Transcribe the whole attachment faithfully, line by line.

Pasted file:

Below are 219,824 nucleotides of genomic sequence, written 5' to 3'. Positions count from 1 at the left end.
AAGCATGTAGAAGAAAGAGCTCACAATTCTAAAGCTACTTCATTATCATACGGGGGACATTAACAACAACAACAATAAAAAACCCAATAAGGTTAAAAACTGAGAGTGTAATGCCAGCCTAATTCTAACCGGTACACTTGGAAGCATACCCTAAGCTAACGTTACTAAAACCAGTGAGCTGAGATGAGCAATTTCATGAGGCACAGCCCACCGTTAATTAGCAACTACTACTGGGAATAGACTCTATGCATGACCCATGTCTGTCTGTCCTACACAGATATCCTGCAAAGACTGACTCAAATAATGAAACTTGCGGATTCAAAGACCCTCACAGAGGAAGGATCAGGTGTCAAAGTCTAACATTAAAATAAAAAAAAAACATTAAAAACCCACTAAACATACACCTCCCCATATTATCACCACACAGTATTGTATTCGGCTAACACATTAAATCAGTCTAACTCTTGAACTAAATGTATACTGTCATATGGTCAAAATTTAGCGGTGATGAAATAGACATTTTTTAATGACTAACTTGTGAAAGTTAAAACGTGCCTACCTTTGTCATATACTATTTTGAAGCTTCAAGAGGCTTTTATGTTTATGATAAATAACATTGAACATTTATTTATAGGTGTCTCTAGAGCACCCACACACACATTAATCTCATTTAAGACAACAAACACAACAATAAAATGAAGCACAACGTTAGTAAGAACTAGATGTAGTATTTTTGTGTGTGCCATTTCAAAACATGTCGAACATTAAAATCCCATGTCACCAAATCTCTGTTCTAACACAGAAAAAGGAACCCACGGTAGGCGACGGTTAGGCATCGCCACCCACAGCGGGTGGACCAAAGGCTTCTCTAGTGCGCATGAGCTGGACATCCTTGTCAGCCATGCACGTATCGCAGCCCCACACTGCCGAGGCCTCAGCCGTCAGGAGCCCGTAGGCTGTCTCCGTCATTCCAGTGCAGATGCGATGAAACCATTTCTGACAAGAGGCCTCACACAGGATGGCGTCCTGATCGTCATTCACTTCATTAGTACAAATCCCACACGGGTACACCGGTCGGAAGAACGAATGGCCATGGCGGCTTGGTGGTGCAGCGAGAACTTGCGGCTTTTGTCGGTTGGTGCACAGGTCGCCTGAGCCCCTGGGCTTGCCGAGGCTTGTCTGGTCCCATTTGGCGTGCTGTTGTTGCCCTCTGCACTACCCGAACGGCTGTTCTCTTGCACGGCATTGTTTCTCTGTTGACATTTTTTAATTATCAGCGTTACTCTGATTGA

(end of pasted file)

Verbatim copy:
Below are 219,824 nucleotides of genomic sequence, written 5' to 3'. Positions count from 1 at the left end.
AAGCATGTAGAAGAAAGAGCTCACAATTCTAAAGCTACTTCATTATCATACGGGGGACATTAACAACAACAACAATAAAAAACCCAATAAGGTTAAAAACTGAGAGTGTAATGCCAGCCTAATTCTAACCGGTACACTTGGAAGCATACCCTAAGCTAACGTTACTAAAACCAGTGAGCTGAGATGAGCAATTTCATGAGGCACAGCCCACCGTTAATTAGCAACTACTACTGGGAATAGACTCTATGCATGACCCATGTCTGTCTGTCCTACACAGATATCCTGCAAAGACTGACTCAAATAATGAAACTTGCGGATTCAAAGACCCTCACAGAGGAAGGATCAGGTGTCAAAGTCTAACATTAAAATAAAAAAAAAACATTAAAAACCCACTAAACATACACCTCCCCATATTATCACCACACAGTATTGTATTCGGCTAACACATTAAATCAGTCTAACTCTTGAACTAAATGTATACTGTCATATGGTCAAAATTTAGCGGTGATGAAATAGACATTTTTTAATGACTAACTTGTGAAAGTTAAAACGTGCCTACCTTTGTCATATACTATTTTGAAGCTTCAAGAGGCTTTTATGTTTATGATAAATAACATTGAACATTTATTTATAGGTGTCTCTAGAGCACCCACACACACATTAATCTCATTTAAGACAACAAACACAACAATAAAATGAAGCACAACGTTAGTAAGAACTAGATGTAGTATTTTTGTGTGTGCCATTTCAAAACATGTCGAACATTAAAATCCCATGTCACCAAATCTCTGTTCTAACACAGAAAAAGGAACCCACGGTAGGCGACGGTTAGGCATCGCCACCCACAGCGGGTGGACCAAAGGCTTCTCTAGTGCGCATGAGCTGGACATCCTTGTCAGCCATGCACGTATCGCAGCCCCACACTGCCGAGGCCTCAGCCGTCAGGAGCCCGTAGGCTGTCTCCGTCATTCCAGTGCAGATGCGATGAAACCATTTCTGACAAGAGGCCTCACACAGGATGGCGTCCTGATCGTCATTCACTTCATTAGTACAAATCCCACACGGGTACACCGGTCGGAAGAACGAATGGCCATGGCGGCTTGGTGGTGCAGCGAGAACTTGCGGCTTTTGTCGGTTGGTGCACAGGTCGCCTGAGCCCCTGGGCTTGCCGAGGCTTGTCTGGTCCCATTTGGCGTGCTGTTGTTGCCCTCTGCACTACCCGAACGGCTGTTCTCTTGCACGGCATTGTTTCTCTGTTGACATTTTTTAATTATCAGCGTTACTCTGATTGA